Unlike the steel industry and the energy business, the chemical industry is not aiming to exclude carbon from these processes. Carbon is a basic component of chemical products, and for that reason alone it’s much too valuable to be burned and blown into the sky, says the Creavis manager Oliver Busch. “The ideal we are working on in the chemical industry is closed material cycles. Hydrogen offers us the unique opportunity to close material and energy cycles simultaneously.” Now it’s only a matter of putting together all the pieces of the puzzle.



If hydrogen is produced via electrolysis using renewable energy, no CO2 is generated.


About ten tons of carbon dioxide are generated for each ton of hydrogen produced in steam reformers using fossil energy carriers such as natural gas.


The carbon dioxide from steam reformers can be captured and compressed in underground cavities, usually former storage facilities for natural gas. This process is controversial.


In methane pyrolysis, biogas or natural gas is cracked in a reactor with liquid metal. This generates only hydrogen and solid carbon, which can be stored or used. This method is the object of research.

Global Pioneers

Some countries make use of hydrogen only sporadically, while others are developing ambitious master plans. Six countries, six strategies:


Japan has long been known as one of the most ambitious advocates of a hydrogen-fueled future, especially in the mobility sector. The country’s government aims to lower the price of hydrogen by 90 percent by 2050, thus making it cheaper than natural gas. A crucial part of this plan will be a project in which hydrogen is extracted from lignite in Australia, the resulting CO₂ is sequestered underground, and the hydrogen is then shipped to Japan. Japan, which has few fossil raw materials, already imports more than 90 percent of its energy supply from abroad.



The Netherlands decided to end its extraction of natural gas in 2022. Since then, the country has been preparing its northern region around the city of Groningen to become Europe’s future “Hydrogen Valley.” The plans call for green power from offshore wind parks in the North Sea to generate enough hydrogen for industry, the region, and the export trade. The Netherlands, formerly the EU’s biggest natural gas supplier, could in the future use its freed-up pipelines to also supply its neighbors with hydrogen.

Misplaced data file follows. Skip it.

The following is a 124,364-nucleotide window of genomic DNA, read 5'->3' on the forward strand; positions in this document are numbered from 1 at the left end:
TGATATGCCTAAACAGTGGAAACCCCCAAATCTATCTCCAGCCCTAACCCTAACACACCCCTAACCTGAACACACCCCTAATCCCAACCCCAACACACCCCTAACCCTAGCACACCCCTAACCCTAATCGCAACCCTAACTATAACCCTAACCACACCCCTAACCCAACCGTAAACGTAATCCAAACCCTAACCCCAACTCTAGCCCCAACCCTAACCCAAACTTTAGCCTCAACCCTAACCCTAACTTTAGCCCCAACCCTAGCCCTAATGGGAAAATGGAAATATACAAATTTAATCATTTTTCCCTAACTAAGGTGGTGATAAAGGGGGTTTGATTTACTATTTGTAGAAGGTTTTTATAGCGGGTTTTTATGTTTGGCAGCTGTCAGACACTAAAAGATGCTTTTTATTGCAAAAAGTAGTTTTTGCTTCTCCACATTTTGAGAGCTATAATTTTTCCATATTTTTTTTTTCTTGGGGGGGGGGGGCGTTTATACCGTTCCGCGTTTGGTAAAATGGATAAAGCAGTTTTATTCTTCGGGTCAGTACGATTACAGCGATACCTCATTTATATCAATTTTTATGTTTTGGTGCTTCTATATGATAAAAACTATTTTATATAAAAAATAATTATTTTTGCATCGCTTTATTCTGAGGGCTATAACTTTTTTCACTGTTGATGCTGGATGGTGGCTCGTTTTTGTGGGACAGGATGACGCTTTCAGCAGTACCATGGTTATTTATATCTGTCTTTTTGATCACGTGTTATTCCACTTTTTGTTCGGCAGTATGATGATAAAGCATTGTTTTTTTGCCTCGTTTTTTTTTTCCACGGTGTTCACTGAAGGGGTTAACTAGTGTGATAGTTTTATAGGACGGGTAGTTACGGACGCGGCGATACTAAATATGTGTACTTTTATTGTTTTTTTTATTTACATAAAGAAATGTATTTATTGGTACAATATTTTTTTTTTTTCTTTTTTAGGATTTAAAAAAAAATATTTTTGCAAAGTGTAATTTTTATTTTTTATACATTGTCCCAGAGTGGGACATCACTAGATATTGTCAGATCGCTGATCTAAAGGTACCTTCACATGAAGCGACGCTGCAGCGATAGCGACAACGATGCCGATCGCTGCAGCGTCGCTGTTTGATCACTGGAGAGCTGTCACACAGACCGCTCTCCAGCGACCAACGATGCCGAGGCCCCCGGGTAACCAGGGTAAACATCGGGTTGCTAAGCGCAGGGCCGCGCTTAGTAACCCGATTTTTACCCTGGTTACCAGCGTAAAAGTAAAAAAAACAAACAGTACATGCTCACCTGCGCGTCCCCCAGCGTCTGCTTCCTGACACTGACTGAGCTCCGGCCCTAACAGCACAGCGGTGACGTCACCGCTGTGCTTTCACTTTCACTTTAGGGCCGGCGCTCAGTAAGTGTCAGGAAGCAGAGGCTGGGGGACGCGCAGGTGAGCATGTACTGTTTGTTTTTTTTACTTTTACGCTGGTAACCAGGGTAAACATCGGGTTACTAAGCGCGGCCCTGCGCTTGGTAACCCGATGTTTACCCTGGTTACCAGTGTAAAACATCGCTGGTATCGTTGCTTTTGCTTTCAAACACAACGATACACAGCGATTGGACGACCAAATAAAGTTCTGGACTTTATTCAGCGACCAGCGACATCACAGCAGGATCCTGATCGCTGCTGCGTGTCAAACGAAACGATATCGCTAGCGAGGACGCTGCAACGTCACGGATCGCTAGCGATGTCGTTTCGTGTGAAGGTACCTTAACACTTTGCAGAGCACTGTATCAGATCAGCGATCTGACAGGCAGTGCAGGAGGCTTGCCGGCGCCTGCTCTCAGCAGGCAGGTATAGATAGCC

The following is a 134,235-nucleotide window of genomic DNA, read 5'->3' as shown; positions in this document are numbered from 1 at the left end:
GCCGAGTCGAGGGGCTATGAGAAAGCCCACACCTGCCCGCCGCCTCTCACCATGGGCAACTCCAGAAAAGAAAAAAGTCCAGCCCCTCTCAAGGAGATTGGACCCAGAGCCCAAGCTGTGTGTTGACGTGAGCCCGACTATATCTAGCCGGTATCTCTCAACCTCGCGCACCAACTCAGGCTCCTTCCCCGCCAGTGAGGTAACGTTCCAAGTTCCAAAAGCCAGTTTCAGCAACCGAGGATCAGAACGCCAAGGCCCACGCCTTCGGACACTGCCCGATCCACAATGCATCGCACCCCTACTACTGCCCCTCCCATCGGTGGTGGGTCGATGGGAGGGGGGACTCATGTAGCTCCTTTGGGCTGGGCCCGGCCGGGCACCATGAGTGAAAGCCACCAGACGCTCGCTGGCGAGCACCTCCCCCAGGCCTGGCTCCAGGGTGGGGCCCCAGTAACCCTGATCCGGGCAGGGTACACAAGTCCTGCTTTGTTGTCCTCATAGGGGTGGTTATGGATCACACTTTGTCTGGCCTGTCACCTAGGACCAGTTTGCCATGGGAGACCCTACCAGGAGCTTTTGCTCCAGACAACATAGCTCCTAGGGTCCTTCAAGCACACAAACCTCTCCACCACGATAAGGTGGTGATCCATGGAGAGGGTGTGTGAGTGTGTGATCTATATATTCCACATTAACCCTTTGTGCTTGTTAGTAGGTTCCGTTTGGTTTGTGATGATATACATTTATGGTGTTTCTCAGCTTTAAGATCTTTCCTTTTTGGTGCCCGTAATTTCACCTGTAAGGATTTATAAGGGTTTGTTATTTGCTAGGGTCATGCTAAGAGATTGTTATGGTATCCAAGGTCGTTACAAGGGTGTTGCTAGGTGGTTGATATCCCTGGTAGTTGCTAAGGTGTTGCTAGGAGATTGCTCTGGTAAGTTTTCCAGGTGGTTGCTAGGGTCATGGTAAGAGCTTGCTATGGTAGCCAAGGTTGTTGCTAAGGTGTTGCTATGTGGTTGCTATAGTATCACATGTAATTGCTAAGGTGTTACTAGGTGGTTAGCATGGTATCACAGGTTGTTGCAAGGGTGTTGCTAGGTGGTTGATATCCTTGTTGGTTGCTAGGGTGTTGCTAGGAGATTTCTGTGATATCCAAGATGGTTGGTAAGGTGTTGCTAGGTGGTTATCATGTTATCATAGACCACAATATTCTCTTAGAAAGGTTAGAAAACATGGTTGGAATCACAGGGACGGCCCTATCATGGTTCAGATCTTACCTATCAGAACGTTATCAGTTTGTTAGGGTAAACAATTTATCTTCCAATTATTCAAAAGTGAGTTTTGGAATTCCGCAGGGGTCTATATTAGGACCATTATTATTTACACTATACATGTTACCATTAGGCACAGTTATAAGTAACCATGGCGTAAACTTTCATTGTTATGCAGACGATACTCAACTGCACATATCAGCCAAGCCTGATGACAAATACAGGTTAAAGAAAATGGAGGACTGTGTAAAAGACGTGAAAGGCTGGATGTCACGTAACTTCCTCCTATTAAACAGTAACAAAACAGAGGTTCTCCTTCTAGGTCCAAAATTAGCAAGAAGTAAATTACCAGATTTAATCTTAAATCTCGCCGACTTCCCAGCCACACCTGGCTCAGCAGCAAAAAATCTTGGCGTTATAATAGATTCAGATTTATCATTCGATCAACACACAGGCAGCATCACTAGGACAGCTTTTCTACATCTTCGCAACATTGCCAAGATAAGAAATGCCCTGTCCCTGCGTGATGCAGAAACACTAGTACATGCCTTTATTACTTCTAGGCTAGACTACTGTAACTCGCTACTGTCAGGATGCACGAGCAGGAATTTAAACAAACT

In Norway, plans call for trucks and ferryboats to soon be fueled with hydrogen. Norway may also play a significant international role in the use of blue hydrogen, because the government in Oslo is forging ahead with the large-scale construction of CO₂ storage sites. After decades of extracting and exporting oil and natural gas, Norway has huge underground capacities that are ideally suited to storing large volumes of greenhouse gases from all over Europe.



In countries that extract oil and natural gas, such as Saudi Arabia, the production of gray hydrogen from natural gas is particularly economical. According to the IEA, the production of blue hydrogen, in which carbon dioxide arises and is sequestered underground, is also cheaper here than anywhere else. The multinational oil corporation Saudi Aramco opened the country’s first hydrogen filling station in mid-2019.



In the United States, California in particular is setting stringent goals regarding climate protection and energy standards. That’s why it also has the most ambitious plans for a future hydrogen economy. California’s government aims to open at least 1,000 in-state hydrogen filling stations by 2030 and register a million hydrogen-powered vehicles by that date—figures that the Chinese aspire to for their country as a whole. Thanks to the USA’s local shale gas production, gray hydrogen is cheaper there than it is in many other countries. That makes the shift to green hydrogen less attractive, unless there is state intervention in pricing.



Last year Seoul published particularly ambitious goals, especially for the mobility sector. South Korea aims to become a leading producer of fuel cells and hydrogen-powered vehicles by 2030. According to the Ministry of Transportation, all of the country’s commercial vehicles will have been converted to hydrogen drive systems by 2035. The hydrogen supply will be secured by the construction of the world’s biggest liquid hydrogen plant in the harbor city of Ulsan.